The idea behind last week’s planned revolution/protest might have been deliberately misconstrued, writes Olawale Olaleye
The dust raised by last Monday’s disrupted revolution march by a group, Global Coalition for Security and Democracy in Nigeria, is yet to settle and may not settle anytime soon if recent development is anything to go by.
The group, which had a 2019 presidential hopeful, Omoyele Sowore as one of its conveners, had planned to protest against alleged ineptitude of the President Muhammadu Buhari administration, while at the same time seeking a better living condition for the Nigerian people.
But that was not to be, eventually, as operatives of the Department of State Security (DSS) had arrested Sowore a couple of days before the proposed protest date on the grounds that a revolution was inciting and therefore attracted the charge of treasonable felony.
Although the proposed march went on as planned and was also adjudged successful in some parts of the country to a very large extent, the police however descended heavily on civil and unharmed protesters over allegation that they were accomplices to a move to overthrow the Buhari administration surreptitiously.
Sowore has since remained in the DSS detention and is going to be there for another 45 days as a court recently granted a police request to keep him behind bars for that long, even though the DSS wanted longer days as the starting point.
Of course, one of the issues the proposed revolution march had raised was the concern about the definition of a revolution, a development that has also polarised the observing public along two schools.
While the government and their sympathisers see it as an intention to forcibly overthrow a legitimate government, those who had signed up for the march reckoned it was just a protest given a different name to depict the exigency and urgency of the situation at hand in the country.
Interestingly, many of the major characters in the current government had at one time either led or instigated major protests against the government of the day, including President Buhari and one of the leaders of the All Progressives Congress (APC), Asiwaju Bola Tinubu.
Not only did they promise change in the lead up to the 2015 general election in particular, they promised the Nigerian people, a new lease of life, a movement believed to have caused the change of government in 2015.
But it goes without saying that the country had sunk further since the APC took over leadership in 2015 in every sphere of human endeavour. Even more disturbing is that it has continued to subdue other institutions of state in a manner that suggested it might be surging towards civilian dictatorship.
With scathing disregard to the rule of law and rudimentary rights of the citizenry, the seeming intolerance of the Buhari government is generally believed to have continued to grow each passing day, creating sincere worry, both home and away.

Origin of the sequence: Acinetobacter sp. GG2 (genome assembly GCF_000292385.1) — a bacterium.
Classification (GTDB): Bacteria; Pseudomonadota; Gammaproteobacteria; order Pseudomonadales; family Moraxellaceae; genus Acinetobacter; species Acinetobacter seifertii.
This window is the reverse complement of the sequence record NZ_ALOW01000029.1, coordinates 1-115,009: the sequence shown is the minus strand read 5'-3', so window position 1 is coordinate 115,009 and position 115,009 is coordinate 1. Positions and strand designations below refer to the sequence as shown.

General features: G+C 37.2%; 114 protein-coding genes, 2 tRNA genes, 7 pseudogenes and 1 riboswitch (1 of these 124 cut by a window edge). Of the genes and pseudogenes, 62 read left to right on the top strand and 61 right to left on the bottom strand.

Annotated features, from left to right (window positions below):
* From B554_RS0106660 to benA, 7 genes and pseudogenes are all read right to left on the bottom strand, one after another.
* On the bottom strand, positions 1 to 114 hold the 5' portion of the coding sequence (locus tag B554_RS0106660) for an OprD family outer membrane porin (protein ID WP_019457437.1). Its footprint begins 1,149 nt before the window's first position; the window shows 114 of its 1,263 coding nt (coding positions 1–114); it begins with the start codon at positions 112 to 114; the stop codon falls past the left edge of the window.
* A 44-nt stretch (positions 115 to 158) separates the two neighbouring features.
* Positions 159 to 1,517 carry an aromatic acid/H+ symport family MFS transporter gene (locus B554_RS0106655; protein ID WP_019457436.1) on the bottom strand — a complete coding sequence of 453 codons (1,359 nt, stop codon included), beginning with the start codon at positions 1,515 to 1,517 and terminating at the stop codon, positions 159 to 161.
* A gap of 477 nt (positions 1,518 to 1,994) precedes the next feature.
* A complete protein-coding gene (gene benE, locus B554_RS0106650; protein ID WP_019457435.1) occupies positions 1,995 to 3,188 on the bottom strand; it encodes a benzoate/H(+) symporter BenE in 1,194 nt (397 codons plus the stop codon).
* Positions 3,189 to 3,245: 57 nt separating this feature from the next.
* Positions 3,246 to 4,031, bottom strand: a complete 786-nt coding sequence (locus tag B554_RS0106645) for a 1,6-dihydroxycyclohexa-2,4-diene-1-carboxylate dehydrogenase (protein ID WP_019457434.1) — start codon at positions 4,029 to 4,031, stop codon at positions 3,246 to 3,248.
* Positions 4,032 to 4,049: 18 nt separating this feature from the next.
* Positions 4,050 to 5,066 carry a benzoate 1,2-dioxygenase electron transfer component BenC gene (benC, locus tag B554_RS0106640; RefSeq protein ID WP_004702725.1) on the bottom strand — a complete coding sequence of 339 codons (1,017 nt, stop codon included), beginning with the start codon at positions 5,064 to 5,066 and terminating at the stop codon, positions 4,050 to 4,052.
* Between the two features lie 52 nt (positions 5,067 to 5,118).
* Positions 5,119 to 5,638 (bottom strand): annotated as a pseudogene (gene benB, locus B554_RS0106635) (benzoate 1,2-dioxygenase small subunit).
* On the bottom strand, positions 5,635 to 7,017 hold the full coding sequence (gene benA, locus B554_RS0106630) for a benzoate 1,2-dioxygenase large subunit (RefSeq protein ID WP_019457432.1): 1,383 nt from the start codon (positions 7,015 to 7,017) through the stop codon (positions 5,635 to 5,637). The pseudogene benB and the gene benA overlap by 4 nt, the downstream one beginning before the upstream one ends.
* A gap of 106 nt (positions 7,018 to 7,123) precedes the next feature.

It is in line with this that the suppression and subsequent arrest of Sowore had reawakened the consciousness of the Nigerian people about Buhari’s gradual evolvement into dictatorship, compounded by a cabal theory, although yet to be validated, which seems to be power centre.
The presidency, including the security agencies knew that there was no way a Sowore or the planned protest could have toppled the government, they just decided to define revolution in their language, making such a trap for anyone that fits the bill as enemy of state.
The right to protest is inalienable, no doubt, and to do otherwise is an infringement, which unfortunately is becoming the past-time of the Buhari administration.
The arrest of Sowore was the height of intolerance of the government, which is being interpreted jocularly on the street as a design to get a replacement fore the leader of the Islamic Movement in Nigeria (IMN) Ibrahim El-Zakzaky, who was recently granted bail after almost four years in detention, even though he was yet to be released as at press time.
What the government has failed to realise is that a revolution that is decimated, whichever way they choose to understand it, is one whose time has yet to come. But whenever it does, no character can stand in its way, because it is often ferocious and untamable like a moving train.
Another thing the government must get used to is the fact that it should expect more of such reactions from the people, albeit spontaneous, because like sleeper cells, they might have been gingered to see the danger lurking around should they allow for a full blown dictatorship. And whenever they are determined, Nigerians can be irrepressible.
Government might have to improve its skills of dialogue, as this might prove more effective than the use of force otherwise its definition and understanding of revolution might be the new thing in the nation’s body polity with a more daring populace.